Islamist Militancy in Egypt

Islamist Militancy in Egypt

Increased instability and terrorist attacks in Egypt, particularly in the Sinai Peninsula, resulting in a military crackdown

Recent Developments

Egypt’s military campaign against Wilayat Sinai (formerly Ansar Beit al-Maqdis) in the Sinai Peninsula has intensified since it declared allegiance to self-proclaimed Islamic State in November 2014. In October 2015, Wilayat Sinai claimed responsibility for downing a Russian airplane in response to Russia’s fight against the Islamic State in Syria. The previous year, the group carried out the largest terrorist attack in Egypt since 2005, with two attacks in the Sinai Peninsula killing thirty-one soldiers. In May 2016, an EgyptAir flight crashed in the Mediterranean flying from Paris, though the cause of the crash has not yet been determined.

The rate of terrorist attacks by Wilayat Sinai and other Islamist militants has been rapidly growing. Militants also carried out separate attacks at prime tourist destinations near the pyramids in Giza and the Karnak Temple in Luxor that same month. In July 2015, Wilayat Sinai launched an assault on the Egyptian military and government sites in northern Sinai near Egypt’s border with Gaza and Israel, resulting in the deaths of at least seventeen Egyptian soldiers and one hundred militants. 


Incidents of terrorist attacks in Egypt are the highest they have been since the 1990s. Known then as Ansar Beit al-Maqdis, the group emerged as a terrorist organization in the Sinai following the overthrow of President Hosni Mubarak in 2011. The insurgency was then intensified by political instability and the crackdown on the Muslim Brotherhood following the overthrow of President Mohammed Morsi in July 2013.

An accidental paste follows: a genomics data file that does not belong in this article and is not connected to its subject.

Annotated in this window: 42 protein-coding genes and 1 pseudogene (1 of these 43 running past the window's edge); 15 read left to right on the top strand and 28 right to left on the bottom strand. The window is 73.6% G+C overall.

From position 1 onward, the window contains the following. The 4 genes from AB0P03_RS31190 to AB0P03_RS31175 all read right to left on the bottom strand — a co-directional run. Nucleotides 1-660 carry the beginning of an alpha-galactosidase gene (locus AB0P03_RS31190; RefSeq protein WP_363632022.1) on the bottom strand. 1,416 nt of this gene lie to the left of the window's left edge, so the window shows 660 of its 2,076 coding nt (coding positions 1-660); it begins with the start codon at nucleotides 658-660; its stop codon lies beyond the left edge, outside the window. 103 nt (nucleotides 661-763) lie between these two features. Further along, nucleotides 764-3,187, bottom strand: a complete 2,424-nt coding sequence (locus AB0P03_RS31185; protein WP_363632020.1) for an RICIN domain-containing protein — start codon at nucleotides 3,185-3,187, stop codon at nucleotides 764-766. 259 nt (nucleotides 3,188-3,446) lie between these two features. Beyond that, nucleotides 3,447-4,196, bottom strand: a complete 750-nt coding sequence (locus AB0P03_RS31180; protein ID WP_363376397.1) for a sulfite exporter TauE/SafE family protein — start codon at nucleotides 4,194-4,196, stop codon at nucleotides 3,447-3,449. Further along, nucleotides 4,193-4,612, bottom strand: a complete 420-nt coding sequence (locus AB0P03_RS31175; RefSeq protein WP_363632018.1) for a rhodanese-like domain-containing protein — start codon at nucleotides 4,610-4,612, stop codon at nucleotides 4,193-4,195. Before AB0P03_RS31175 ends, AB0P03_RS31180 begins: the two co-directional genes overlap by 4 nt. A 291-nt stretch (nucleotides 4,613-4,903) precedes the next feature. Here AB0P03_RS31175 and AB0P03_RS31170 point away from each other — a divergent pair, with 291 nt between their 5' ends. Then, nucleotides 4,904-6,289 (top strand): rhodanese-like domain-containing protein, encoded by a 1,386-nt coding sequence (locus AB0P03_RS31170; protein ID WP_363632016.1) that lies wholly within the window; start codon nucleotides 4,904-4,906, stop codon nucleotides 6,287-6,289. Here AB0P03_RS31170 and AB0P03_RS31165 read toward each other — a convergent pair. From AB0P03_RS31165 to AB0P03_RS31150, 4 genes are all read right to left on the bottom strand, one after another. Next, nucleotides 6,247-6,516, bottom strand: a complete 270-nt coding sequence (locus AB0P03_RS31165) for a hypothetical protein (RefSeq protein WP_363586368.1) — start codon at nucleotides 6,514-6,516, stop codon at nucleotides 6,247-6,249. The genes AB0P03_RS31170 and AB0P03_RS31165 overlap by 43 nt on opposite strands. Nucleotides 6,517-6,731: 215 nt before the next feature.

Ansar Beit and other Islamist militants were primarily focused on attacking Egyptian security forces in retaliation for the government crackdown on Islamist groups, but have since expanded to attacking civilians on the metro, outside of the foreign ministry building, and near Cairo University. Militants also assassinated Egypt’s Chief Prosecutor Hisham Barakat in June 2015—the first major government figure to be killed since 2013.

The intense military campaign led by President Abdel Fatah al-Sisi has targeted the insurgency in the Sinai and near the Gaza Strip. The military has bulldozed hundreds of homes in Rafah on the border with Gaza because of suspicions that Hamas is supplying the Sinai militants with weapons and other supplies. Sisi has also sought to tamp down on Muslim Brotherhood supporters, labelling the group a terrorist organization in December 2013. 


There is a general concern about how the Sinai Peninsula could become another sanctuary for the Islamic State to carry out operations throughout the Middle East. Wilayat Sinai could help facilitate other attacks in Egypt as well, adding to political instability in the country. Its existence also poses a threat to Israel, which shares a border with the Sinai region and has on several occasions intercepted rockets from the region.

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